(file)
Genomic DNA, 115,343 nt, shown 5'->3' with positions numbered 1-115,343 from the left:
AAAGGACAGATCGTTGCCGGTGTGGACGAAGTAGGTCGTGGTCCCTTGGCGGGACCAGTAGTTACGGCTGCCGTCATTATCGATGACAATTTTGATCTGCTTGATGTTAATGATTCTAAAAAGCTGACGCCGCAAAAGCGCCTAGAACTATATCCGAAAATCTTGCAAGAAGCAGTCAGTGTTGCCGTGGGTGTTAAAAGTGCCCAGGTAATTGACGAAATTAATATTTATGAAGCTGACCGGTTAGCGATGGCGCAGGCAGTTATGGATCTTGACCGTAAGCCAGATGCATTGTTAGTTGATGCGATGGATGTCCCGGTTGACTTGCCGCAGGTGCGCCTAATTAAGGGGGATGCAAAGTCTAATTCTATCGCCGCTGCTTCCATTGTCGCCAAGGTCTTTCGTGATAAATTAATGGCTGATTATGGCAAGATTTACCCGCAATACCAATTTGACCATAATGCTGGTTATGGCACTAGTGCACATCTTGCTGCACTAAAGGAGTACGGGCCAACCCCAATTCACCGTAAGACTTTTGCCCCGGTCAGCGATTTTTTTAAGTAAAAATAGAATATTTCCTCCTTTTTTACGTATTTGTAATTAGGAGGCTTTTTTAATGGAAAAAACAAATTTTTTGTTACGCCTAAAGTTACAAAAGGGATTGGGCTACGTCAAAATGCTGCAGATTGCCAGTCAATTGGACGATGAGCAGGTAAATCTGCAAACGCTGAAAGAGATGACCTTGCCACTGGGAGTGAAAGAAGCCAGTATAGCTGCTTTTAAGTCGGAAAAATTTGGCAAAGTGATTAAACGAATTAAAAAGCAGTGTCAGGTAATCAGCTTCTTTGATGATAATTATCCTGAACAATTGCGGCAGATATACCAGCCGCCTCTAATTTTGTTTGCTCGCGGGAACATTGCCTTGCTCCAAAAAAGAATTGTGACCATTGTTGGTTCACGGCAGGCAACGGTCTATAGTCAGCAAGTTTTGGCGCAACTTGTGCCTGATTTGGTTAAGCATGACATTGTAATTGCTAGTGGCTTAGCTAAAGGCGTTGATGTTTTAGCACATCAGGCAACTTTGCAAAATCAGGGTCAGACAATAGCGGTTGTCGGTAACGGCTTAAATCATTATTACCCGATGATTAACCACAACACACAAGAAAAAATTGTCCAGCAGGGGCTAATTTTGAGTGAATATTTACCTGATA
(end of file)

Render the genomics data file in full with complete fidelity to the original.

Genomic DNA, 115,343 nt, shown 5'->3' with positions numbered 1-115,343 from the left:
AAAGGACAGATCGTTGCCGGTGTGGACGAAGTAGGTCGTGGTCCCTTGGCGGGACCAGTAGTTACGGCTGCCGTCATTATCGATGACAATTTTGATCTGCTTGATGTTAATGATTCTAAAAAGCTGACGCCGCAAAAGCGCCTAGAACTATATCCGAAAATCTTGCAAGAAGCAGTCAGTGTTGCCGTGGGTGTTAAAAGTGCCCAGGTAATTGACGAAATTAATATTTATGAAGCTGACCGGTTAGCGATGGCGCAGGCAGTTATGGATCTTGACCGTAAGCCAGATGCATTGTTAGTTGATGCGATGGATGTCCCGGTTGACTTGCCGCAGGTGCGCCTAATTAAGGGGGATGCAAAGTCTAATTCTATCGCCGCTGCTTCCATTGTCGCCAAGGTCTTTCGTGATAAATTAATGGCTGATTATGGCAAGATTTACCCGCAATACCAATTTGACCATAATGCTGGTTATGGCACTAGTGCACATCTTGCTGCACTAAAGGAGTACGGGCCAACCCCAATTCACCGTAAGACTTTTGCCCCGGTCAGCGATTTTTTTAAGTAAAAATAGAATATTTCCTCCTTTTTTACGTATTTGTAATTAGGAGGCTTTTTTAATGGAAAAAACAAATTTTTTGTTACGCCTAAAGTTACAAAAGGGATTGGGCTACGTCAAAATGCTGCAGATTGCCAGTCAATTGGACGATGAGCAGGTAAATCTGCAAACGCTGAAAGAGATGACCTTGCCACTGGGAGTGAAAGAAGCCAGTATAGCTGCTTTTAAGTCGGAAAAATTTGGCAAAGTGATTAAACGAATTAAAAAGCAGTGTCAGGTAATCAGCTTCTTTGATGATAATTATCCTGAACAATTGCGGCAGATATACCAGCCGCCTCTAATTTTGTTTGCTCGCGGGAACATTGCCTTGCTCCAAAAAAGAATTGTGACCATTGTTGGTTCACGGCAGGCAACGGTCTATAGTCAGCAAGTTTTGGCGCAACTTGTGCCTGATTTGGTTAAGCATGACATTGTAATTGCTAGTGGCTTAGCTAAAGGCGTTGATGTTTTAGCACATCAGGCAACTTTGCAAAATCAGGGTCAGACAATAGCGGTTGTCGGTAACGGCTTAAATCATTATTACCCGATGATTAACCACAACACACAAGAAAAAATTGTCCAGCAGGGGCTAATTTTGAGTGAATATTTACCTGATA